In the sheet, I ask them about their preferred names (if any), their pronouns (if they feel comfortable sharing that information with me), and what kinds of learning environment and activities they prefer. For example, I include a list of possible activities, such as Think-Pair-Share, answering questions in small groups, Check Out tickets, and more. They can either check off boxes in the list of options or add additional suggestions.
After everyone has completed the sheet, we then discuss how we best learn and what kind of learning spaces have been the most impactful. I tell them about my own learning and teaching techniques that have worked for me in the past, with an explicit emphasis on the fact that I need and expect for them to give me feedback on pedagogical choices and activities in the classroom to make sure that I am reaching folks where they are.
I will note that although I’ve used a hard copy of this form in the past, it would be very easy to create a version in Google forms (or another digital space), which would also allow the instructor to easily see what the most popular choices are. The instructor could then use that information for an ice-breaker activity or discussion at the beginning of the next class.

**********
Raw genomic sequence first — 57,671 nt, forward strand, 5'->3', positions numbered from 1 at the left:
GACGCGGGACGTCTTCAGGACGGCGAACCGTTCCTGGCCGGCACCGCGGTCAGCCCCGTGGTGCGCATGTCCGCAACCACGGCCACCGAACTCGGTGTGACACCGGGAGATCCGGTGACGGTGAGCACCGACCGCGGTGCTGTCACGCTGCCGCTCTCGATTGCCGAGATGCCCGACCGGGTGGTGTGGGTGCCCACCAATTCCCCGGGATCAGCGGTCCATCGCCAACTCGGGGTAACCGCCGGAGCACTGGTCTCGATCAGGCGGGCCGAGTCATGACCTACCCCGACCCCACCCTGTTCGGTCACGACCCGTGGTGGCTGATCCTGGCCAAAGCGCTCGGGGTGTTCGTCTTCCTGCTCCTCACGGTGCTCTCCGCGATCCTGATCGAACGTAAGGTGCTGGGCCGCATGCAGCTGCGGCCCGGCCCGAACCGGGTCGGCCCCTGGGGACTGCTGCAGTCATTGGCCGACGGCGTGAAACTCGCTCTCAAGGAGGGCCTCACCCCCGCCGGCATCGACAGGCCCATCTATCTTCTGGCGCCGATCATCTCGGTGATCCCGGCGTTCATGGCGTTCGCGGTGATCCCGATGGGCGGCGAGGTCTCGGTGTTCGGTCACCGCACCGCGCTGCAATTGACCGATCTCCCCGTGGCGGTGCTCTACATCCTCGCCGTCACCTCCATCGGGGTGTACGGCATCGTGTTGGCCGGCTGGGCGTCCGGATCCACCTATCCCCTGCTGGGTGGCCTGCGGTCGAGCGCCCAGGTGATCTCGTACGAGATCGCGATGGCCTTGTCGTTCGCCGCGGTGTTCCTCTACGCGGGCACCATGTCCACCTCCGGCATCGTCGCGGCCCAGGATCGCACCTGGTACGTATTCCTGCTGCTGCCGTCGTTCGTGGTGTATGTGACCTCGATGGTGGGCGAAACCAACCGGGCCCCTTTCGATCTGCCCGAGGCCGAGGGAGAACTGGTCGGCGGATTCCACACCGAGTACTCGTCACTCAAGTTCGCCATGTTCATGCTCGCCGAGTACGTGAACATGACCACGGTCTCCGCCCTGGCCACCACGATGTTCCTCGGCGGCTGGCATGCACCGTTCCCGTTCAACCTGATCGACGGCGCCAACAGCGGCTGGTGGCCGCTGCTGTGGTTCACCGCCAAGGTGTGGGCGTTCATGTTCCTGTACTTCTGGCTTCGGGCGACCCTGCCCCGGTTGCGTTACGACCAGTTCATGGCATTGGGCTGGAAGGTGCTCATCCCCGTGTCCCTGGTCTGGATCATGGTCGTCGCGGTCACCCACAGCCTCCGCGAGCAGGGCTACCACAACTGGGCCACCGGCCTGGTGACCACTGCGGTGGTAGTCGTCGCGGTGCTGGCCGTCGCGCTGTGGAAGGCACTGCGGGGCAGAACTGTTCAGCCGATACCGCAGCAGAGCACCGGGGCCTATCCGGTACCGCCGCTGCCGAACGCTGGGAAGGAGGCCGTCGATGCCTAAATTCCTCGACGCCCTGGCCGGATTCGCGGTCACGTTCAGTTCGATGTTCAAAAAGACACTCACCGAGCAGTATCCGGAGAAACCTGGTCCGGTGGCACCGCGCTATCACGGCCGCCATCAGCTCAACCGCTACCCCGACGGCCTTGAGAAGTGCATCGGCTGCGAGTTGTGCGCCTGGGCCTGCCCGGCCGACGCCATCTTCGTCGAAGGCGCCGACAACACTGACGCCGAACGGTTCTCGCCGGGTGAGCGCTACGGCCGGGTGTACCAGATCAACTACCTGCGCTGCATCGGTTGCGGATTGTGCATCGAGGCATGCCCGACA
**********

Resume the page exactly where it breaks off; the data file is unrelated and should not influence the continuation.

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A lot of our formerly “normal” lives has been intermittently or completely shut down over the last seven months—schools, churches, restaurants, and live performances of all kinds, from sporting events to concerts and plays. What has NOT shut down, however, and has in fact grown dangerously, is the flood of mis- and dis-information, lies, and conspiracy theories afloat on social media, streaming into our lives through our devices. I’ve written about this state of affairs before, and I’ve looked for ways to prepare students to distinguish truth from lies, fake photos from real ones, and I’ve included straightforward tips for doing so in all of the books I’ve written (or co-written). I’ve been modestly encouraged by recent decisions by Facebook to label misinformation as such and to block, when they can find it, the attempts by foreign agents of governments (read: Russia) to pose as “true Americans” and post false information intended to benefit a particular political candidate (read: Trump). Last week I came across a new tool for detecting and dealing with misinformation that I think is worth sharing with students, especially since they are now doing so much of their work online. It’s called Misinfo Mondays and it’s a series of posts created by the Mozilla Foundation on their blog, dedicated to upholding the Mozilla Manifesto that “The internet is a global public resource that must remain open and accessible to all.” That goal might suggest that on the Internet, anything goes—including lies and fake photos—but Mozilla would disagree, describing their mission this way: The direct work of the Mozilla Foundation focuses on fueling the movement for a healthy internet. We do this by supporting a diverse group of fellows working on key internet issues, connecting open Internet leaders at events like MozFest, publishing critical research in the Internet Health Report, and rallying citizens around advocacy issues that connect the wellbeing of the Internet directly to everyday life. Aiming for a “healthy” internet means, among other things, being able to identify and resist unhealthy uses of it (you can check out their Internet Health Report for more on this). And that’s where Misinfo Mondays comes in. This is a weekly series that aims to “give you the tools, tips and tricks needed to cut the crap and find the truth.” I’ve read two of the posts so far and have found them informative and useful. This week’s post, “Deepfakes and Other Trickery in Imagery,” distinguishes between “deepfakes”—that is, doctored videos—from “cheapfakes” —videos or images taken out of context. It explains how deepfakes are computer-generated videos, but they differ substantially from CGI used in films: CGI is “entirely fabricated in post-production by digital artists,” whereas deepfakes involve “digitally mapping new faces or mouth movements onto footage that already exists” using algorithms. And while deepfakes are certainly concerning, the post warns that cheapfakes are more prevalent: “Cheapfakes are incredibly easy to do, since they generally only require you to copy/paste,” such as “taking an old photo of a crowd and saying it was an anti-Covid 19 protest.” The post provides many examples of deepfakes and cheapfakes throughout—and offers two cautions: first, that AI-generated images are increasingly easy to create and use for unethical purposes, and second, that such imagery has at least the potential to do some good (as in some forms of virtual reality therapy). The challenge, then, is for users to grow sophisticated enough to not only learn to spot deepfakes, just as we have learned to recognize photoshopped images, but also to learn to spot the simple cheapfakes using images out of context. For writing teachers, that means teaching reading to include the ability to read images—real and fake. And Misinfo Mondays is there to help us do so. Image Credit: Pixabay Image 925856 by StockSnap, used under the Pixabay License